If you’re reading this, chances are you’re one of the millions of people who hit up the gym every day and pump out some solid reps on the bench…but do you know what you’re doing? Probably not. And do you care to learn? Definitely not. But fear not, for I am here to bestow upon you the knowledge of the perfect bench press form. But let’s be real, you’re not going to listen anyway, are you?

Here’s the thing, folks. The bench press is arguably one of the most popular exercises in the gym. Everyone wants to lift heavy, feel strong, and look good doing it. But what many people fail to realize is that doing the exercise with improper form can not only hinder your progress, but can also lead to injury. And yet, despite the countless warnings and advice from personal trainers and fitness enthusiasts alike, people still insist on doing the bench press with incorrect form.

So, what exactly is correct form? Let’s start with your grip. Make sure that your hands are evenly spaced on the bar, with your pinkies on the rings or your index fingers on the rings – whichever feels most comfortable. Your feet should be flat on the floor, your back should be arched, and your shoulder blades should be squeezed together and down. When lowering the weight, make sure the bar touches your mid-chest or nipples, then press the weight back up in a straight line. Avoid flaring your elbows and bouncing the weight off your chest. And most importantly, do not neglect your warm-up sets.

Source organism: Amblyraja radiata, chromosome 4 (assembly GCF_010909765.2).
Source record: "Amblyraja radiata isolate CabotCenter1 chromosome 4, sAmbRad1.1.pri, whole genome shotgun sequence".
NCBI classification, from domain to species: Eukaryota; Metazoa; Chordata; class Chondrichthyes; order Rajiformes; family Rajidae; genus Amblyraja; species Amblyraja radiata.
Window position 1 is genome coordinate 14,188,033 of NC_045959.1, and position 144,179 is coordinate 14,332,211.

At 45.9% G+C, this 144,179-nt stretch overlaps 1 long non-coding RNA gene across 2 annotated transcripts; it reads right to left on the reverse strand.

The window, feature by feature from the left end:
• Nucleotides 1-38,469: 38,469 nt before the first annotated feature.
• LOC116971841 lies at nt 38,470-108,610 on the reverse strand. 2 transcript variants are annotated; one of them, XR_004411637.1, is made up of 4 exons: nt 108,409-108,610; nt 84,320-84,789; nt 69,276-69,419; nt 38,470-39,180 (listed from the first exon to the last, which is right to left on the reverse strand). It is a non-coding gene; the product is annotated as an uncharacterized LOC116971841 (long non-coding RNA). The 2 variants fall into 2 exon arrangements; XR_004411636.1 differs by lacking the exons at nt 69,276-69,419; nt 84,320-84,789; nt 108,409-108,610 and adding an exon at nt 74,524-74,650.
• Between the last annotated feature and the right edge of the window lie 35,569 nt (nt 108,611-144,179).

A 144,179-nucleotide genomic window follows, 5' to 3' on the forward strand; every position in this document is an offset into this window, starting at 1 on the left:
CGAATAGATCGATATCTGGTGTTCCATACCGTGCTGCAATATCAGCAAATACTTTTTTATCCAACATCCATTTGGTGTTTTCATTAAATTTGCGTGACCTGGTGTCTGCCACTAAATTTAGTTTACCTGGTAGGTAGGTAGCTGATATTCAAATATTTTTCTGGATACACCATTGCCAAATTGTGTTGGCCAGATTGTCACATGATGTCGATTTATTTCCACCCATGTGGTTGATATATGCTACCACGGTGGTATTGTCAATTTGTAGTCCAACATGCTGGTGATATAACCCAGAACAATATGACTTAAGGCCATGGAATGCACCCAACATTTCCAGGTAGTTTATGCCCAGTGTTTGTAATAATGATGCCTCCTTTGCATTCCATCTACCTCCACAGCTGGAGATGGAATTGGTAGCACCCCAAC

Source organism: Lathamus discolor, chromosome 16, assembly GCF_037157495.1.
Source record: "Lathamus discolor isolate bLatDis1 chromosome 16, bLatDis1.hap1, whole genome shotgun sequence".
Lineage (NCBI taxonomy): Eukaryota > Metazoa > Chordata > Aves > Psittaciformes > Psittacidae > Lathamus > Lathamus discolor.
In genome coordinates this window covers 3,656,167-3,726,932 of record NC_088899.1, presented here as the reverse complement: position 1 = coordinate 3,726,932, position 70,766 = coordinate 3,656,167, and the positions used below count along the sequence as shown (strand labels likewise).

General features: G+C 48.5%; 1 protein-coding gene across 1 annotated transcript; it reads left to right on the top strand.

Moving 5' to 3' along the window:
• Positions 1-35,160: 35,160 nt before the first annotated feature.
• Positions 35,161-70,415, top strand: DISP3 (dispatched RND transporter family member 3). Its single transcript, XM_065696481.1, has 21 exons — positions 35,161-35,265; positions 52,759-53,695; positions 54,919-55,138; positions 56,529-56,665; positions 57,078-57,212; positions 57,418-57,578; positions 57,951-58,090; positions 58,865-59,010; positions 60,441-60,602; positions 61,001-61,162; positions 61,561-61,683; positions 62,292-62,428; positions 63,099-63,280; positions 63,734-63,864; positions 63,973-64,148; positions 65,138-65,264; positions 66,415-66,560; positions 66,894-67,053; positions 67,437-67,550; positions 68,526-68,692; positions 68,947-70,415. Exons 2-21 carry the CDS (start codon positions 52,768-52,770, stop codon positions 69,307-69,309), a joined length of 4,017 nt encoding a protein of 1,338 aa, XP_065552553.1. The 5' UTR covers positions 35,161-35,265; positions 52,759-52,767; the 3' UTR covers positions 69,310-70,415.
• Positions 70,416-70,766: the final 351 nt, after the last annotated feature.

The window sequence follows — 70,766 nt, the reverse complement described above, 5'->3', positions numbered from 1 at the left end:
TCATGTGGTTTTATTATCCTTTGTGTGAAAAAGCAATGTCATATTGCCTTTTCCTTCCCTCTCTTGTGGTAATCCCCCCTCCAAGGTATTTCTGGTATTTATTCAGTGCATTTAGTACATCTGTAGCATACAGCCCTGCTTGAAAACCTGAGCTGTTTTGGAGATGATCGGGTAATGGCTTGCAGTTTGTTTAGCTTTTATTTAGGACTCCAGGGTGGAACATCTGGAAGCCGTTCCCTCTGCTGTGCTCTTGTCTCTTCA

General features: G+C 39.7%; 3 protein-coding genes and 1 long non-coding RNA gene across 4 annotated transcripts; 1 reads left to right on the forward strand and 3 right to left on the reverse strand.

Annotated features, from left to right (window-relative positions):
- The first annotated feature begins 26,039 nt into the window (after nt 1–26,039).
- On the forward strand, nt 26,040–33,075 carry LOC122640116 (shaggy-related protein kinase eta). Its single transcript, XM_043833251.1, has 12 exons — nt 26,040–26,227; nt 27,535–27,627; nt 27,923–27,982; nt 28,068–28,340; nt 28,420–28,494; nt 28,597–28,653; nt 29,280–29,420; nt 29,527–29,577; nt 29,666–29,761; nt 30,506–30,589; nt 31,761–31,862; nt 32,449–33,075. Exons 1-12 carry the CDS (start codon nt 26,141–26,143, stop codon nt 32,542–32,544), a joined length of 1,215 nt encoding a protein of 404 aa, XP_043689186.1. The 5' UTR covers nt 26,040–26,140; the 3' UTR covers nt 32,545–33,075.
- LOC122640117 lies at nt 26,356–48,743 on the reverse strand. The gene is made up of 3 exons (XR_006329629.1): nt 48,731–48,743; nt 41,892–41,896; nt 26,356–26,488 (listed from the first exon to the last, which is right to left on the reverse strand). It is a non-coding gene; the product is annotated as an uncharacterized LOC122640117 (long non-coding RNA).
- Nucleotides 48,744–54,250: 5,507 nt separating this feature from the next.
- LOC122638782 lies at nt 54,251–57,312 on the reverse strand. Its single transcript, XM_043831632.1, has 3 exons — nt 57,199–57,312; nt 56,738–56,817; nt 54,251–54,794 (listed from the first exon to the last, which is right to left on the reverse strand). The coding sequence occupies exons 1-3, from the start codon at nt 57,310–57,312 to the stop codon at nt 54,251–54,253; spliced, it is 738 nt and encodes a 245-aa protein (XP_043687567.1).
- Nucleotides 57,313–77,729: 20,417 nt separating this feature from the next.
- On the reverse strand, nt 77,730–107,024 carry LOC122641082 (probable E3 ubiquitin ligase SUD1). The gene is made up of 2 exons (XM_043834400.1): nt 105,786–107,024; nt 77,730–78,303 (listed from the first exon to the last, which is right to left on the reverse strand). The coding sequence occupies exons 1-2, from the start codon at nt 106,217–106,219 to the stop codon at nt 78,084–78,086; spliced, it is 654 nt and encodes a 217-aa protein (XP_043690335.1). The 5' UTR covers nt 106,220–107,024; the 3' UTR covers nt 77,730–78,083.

But let’s face it, we all know that the majority of gym-goers just want to show off their “gains” to impress others. They think they can cheat proper form and still get the benefits, but the truth is, they’re only hurting themselves. It’s not about the amount you can lift, but rather how well you can lift it. And no matter how many times we preach this, most people just don’t care.

So, to the select few of you who actually do care about doing things correctly, I salute you. I hope this guide has helped you in some way, and I hope that others around you take notice of your dedication and follow suit. But to the rest of you, I will continue to give you advice that falls on deaf ears. It’s a thankless job, but someone’s gotta do it.

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